skill with posing, you know, it could just be that Samson's got more time with posing and understands it more and Sam doesn't. But like, look at the other guys too, like they, it doesn't really look like that. They do this pose often, you know, it's like, I mean, not that they don't do it often. It's that they don't like, it's not their best pose. Like I think that these guys would look better in a different pose. Same with this guy over here. Like.

Stoph (06:57.398)

Hmm.

Paul (07:08.635)

They all look better, but it makes Samson look that much better, you know? So.

Stoph (07:09.462)

Yeah.

Yeah, I get that. And then all the guys wearing, you know, slim fit joggers, whatever, and then Sam's in the Coles sweatpants. No, sorry, not Sam's. Sam Sulek is in his classic. That's what I mean. Everyone else is wearing perfect taper and perfect fit joggers.

Paul (07:21.563)

the shorts.

Paul (07:28.123)

Oh, yeah. Just like regular ass sweatpants you get from a Walmart or something.

Paul (07:39.035)

This looks like Jed North, I think. This is like Jed North. These are like joggers with pockets on the sides.

Stoph (07:46.062)

And then the - he's not even hiding the strings either from his sweatpants.

Paul (07:50.319)

No, just tied strings, just tied strings. This dude's got baggy cargo pants that kind of fit the vibe. Same as like, I'm comfy. I'm just comfy as hell.

Stoph (07:58.646)

Yeah.

That's also why so many people love him, because he's just such a normal dude.

Paul (08:07.611)

Yeah, exactly. You seen that dog video where he's doing the tricep pushdown? Oh, he's doing tricep pushdown. This dog walks by him and he's like, I'm going to go for like a few more. Oh yeah. Yeah. Hello. Yeah. Yeah. Yeah. He stops his set like mid set and his walks over. Hello. And I'm the same way. The gym I go to has a dog and anytime I get a chance to pet her, I take it because she's so skittish.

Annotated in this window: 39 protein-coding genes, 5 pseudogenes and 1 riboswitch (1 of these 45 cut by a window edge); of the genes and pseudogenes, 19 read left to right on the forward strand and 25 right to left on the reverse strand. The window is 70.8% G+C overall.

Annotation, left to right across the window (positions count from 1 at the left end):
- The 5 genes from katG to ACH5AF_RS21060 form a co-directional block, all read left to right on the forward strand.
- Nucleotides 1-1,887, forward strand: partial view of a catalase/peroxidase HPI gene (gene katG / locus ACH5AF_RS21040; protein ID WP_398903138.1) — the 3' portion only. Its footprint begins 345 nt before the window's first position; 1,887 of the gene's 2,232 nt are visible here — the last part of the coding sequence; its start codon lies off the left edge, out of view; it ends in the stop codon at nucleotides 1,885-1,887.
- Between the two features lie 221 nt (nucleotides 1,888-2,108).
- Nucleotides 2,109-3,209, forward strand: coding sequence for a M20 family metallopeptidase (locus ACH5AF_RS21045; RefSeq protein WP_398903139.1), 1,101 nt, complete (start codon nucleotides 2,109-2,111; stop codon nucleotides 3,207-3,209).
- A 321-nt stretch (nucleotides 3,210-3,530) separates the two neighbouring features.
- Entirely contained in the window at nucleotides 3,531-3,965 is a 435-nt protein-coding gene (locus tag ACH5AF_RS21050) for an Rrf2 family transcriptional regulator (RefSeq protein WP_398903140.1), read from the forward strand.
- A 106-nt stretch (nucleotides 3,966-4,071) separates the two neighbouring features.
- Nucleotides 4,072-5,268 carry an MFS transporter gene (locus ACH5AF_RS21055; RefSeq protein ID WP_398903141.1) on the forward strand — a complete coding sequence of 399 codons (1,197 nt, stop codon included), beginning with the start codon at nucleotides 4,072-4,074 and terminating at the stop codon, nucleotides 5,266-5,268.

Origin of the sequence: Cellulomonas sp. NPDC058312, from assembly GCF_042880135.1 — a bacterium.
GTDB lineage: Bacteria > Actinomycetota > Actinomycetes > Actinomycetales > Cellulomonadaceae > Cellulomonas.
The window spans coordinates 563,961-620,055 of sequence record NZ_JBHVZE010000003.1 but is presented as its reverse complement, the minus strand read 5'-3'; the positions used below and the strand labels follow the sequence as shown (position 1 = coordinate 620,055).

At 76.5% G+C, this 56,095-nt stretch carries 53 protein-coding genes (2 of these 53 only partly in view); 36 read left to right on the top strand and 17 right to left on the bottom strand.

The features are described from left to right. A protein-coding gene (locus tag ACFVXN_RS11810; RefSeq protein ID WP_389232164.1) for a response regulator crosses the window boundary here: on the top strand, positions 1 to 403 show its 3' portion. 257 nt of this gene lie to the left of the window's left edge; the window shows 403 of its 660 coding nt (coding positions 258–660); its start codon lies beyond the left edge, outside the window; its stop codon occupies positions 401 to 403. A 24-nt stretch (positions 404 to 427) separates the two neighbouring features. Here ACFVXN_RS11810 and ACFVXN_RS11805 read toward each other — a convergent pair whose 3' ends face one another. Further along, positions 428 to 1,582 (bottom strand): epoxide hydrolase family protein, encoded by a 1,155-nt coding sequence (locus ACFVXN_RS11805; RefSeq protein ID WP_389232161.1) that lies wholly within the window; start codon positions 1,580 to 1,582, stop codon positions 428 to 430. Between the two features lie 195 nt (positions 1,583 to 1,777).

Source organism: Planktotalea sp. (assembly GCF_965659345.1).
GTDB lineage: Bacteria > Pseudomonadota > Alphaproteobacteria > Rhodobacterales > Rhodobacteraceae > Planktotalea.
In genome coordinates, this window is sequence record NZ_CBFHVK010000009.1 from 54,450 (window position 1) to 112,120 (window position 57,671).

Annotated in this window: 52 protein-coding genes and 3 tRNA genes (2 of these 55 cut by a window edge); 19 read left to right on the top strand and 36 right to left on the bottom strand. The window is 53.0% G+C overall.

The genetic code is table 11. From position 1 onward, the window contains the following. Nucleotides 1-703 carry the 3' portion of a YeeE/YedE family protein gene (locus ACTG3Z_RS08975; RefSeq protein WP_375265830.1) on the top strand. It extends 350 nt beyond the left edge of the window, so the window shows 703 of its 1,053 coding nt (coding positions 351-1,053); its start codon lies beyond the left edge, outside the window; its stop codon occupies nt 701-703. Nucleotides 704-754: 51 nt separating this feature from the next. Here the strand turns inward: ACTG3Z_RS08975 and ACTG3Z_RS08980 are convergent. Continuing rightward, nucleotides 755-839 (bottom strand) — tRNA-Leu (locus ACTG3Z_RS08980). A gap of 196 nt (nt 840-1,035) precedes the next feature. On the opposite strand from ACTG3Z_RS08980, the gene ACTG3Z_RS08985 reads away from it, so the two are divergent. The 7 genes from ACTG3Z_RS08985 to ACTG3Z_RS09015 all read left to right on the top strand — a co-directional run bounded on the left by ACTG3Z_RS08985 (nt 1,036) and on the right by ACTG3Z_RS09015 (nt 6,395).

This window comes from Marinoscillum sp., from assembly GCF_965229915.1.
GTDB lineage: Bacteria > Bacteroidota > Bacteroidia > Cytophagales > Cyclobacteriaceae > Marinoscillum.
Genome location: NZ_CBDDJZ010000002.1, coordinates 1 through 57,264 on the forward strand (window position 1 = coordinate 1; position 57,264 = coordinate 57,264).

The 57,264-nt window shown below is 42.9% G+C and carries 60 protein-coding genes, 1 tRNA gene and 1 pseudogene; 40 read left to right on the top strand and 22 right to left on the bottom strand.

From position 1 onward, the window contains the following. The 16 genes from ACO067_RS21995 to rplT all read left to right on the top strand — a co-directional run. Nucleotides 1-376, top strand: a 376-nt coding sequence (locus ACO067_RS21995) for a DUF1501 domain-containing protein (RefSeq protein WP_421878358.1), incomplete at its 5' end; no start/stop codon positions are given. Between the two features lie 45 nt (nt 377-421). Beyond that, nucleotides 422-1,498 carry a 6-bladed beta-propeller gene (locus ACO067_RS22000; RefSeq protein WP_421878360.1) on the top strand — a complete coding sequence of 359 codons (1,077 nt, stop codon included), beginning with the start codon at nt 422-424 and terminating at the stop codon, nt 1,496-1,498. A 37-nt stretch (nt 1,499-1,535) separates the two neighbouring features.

Stoph (08:13.598)

No.

Oh, yes. And then he goes, wait.

Stoph (08:26.414)

Yeah.

Stoph (08:29.902)

Yeah.

Stoph (08:36.142)

Yeah.

Paul (08:36.283)

She doesn't come over often, but when she comes over and starts smelling my bag and stuff, I'm like, hello, what are you doing? And I say hi. She doesn't do it often though, but yeah, so this is what I was mentioning earlier. Yeah, just the pros are just on a different level. It's crazy to see that. Speaking of pros, I did have the seminar last weekend, which was pretty good.

Stoph (09:02.806)

Mm -hmm.

Paul (09:05.913)

J -Main was there as far as like NPC IPB stuff goes. Had some Carolina promoters there too, people who run the Carolina shows. So this is the fourth one. The first one was 45 people apparently. This next one next year, they've already rented out the Charlotte Convention Center or something like that. So there's gonna be like a whole like actual like auditorium kind of thing for next year where this, where the past few years I've been.

Stoph (09:23.242)

Wow. Yeah.

Paul (09:34.437)

It's been taking place in the like by the classrooms in the gym in gold. So It's it's outgrown at this point Where it's you know, it doesn't hold everybody. Um, so Going to be even bigger next year gonna hopefully they were saying hopefully getting Tyler mania now if possible So that'd be kind of cool. But yeah, we had some big pros there. We had We had Andre Ferguson. We had Ben Kiel we had